“These trees are your relatives in the same way I am your relative, and you must respect them. You cannot think that you are separate and can abuse them” (Camille Seamen, Melting Away).
I came across Camille Seamen’s book, Melting Away, as I was perusing the Vermillion Public Library.This book immediately caught my attention with the striking image of a cool blue iceberg in the jet black sea. I have been intrigued ever since.
Camille Seaman is a photographer who set out on a 10-year journey to capture the North and South poles. She was always drawn to nature and exploring her surroundings since childhood. It was her grandfather who instilled the need to explore within her.
“We are all earthlings. There is no separation. There is no distinction” (p 75).
This journey began with a flight to California that was overbooked. Seaman gave up her seat in exchange for a free round-trip ticket to anywhere Alaska Airlines flew. She had an interest in visiting Alaska and decided to explore this region. Little did she know that she would continue to come back and portray a world that very few ever get to experience.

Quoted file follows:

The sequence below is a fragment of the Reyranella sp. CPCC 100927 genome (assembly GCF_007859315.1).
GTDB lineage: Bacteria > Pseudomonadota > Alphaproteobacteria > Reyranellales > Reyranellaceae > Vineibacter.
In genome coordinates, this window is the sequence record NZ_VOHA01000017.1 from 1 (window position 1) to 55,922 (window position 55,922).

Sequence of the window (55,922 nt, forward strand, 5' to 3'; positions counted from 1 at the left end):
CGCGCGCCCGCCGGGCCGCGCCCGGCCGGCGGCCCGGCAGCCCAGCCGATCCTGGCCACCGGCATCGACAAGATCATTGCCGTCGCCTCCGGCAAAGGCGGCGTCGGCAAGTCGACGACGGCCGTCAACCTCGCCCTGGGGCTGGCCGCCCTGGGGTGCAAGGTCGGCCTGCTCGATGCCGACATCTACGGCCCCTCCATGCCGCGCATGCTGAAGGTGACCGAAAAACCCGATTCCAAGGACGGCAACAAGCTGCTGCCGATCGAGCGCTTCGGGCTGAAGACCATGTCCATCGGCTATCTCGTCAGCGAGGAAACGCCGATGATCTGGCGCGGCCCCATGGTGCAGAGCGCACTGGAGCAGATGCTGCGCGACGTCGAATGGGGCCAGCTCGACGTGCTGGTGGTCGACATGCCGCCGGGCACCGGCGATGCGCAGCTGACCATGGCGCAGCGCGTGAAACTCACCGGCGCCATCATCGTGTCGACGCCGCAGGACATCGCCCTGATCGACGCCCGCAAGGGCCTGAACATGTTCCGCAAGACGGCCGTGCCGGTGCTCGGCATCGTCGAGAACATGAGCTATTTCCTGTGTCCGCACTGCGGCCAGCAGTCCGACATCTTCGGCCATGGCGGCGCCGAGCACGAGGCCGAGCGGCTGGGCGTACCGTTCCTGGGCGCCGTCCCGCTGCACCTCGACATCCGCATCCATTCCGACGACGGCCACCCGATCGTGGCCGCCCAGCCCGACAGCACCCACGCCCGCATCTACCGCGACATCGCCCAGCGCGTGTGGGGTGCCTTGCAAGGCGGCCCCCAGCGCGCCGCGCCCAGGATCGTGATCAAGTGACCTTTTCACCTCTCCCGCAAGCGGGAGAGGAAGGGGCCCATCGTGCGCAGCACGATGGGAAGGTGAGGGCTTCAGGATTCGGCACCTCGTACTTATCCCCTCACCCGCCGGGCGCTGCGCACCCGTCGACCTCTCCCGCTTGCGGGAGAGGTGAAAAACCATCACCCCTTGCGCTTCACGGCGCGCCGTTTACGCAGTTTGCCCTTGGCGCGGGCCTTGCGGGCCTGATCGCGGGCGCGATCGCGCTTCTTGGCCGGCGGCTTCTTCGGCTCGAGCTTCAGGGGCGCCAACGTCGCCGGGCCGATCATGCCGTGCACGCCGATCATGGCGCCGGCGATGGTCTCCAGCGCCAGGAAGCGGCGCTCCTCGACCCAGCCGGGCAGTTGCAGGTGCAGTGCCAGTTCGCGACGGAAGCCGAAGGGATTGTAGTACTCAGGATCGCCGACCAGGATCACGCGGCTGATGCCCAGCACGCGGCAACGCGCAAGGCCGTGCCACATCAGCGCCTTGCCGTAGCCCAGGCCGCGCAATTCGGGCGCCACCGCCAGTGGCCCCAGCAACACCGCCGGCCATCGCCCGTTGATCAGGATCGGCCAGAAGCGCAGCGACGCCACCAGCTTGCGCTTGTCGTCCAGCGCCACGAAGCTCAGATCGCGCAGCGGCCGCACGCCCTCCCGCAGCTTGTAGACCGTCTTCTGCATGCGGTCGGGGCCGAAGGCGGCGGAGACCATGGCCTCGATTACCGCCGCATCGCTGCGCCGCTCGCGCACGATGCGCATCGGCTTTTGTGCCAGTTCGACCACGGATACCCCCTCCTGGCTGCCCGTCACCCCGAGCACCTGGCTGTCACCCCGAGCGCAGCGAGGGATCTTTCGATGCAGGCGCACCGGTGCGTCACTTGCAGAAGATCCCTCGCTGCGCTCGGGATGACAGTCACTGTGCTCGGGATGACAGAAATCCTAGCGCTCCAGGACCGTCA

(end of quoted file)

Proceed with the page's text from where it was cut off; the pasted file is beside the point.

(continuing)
“I realized the significance of a photograph as a historic document, as memory - nonexclusive memory, a memory that might be shared with others, even those as yet unborn.”
This book creates an interesting dialogue about how we are depleting our environment. It shines a light in which humans are causing the melting of the poles. As the temperatures rise, ice melts, and polar bears become scarce. Soon, there will be nothing left. Seaman made this book for her readers to admire these beautiful structures and realize that we are the cause of their depletion.
We have the ability to change our relationship with the environment if we understand how we are affecting it. Camille Seaman’s book is the perfect starting point to initiate this change. Knowledge is power and when we begin to understand the realities of our world, we can no longer live in ignorance. We can no longer turn a blind eye. We can no longer sit and do nothing. The world is changing because of the way we live our lives. We will soon have nothing left of this planet we call home.
“We truly are a web of life, each connected to the other. I began to see how absurdly we as humans are presently acting and thinking. We are behaving as if we are somehow separate or above all other life forms on this planet, thinking we can do whatever we want. How silly we are to be surprised at the consequences of such practices” (p 75).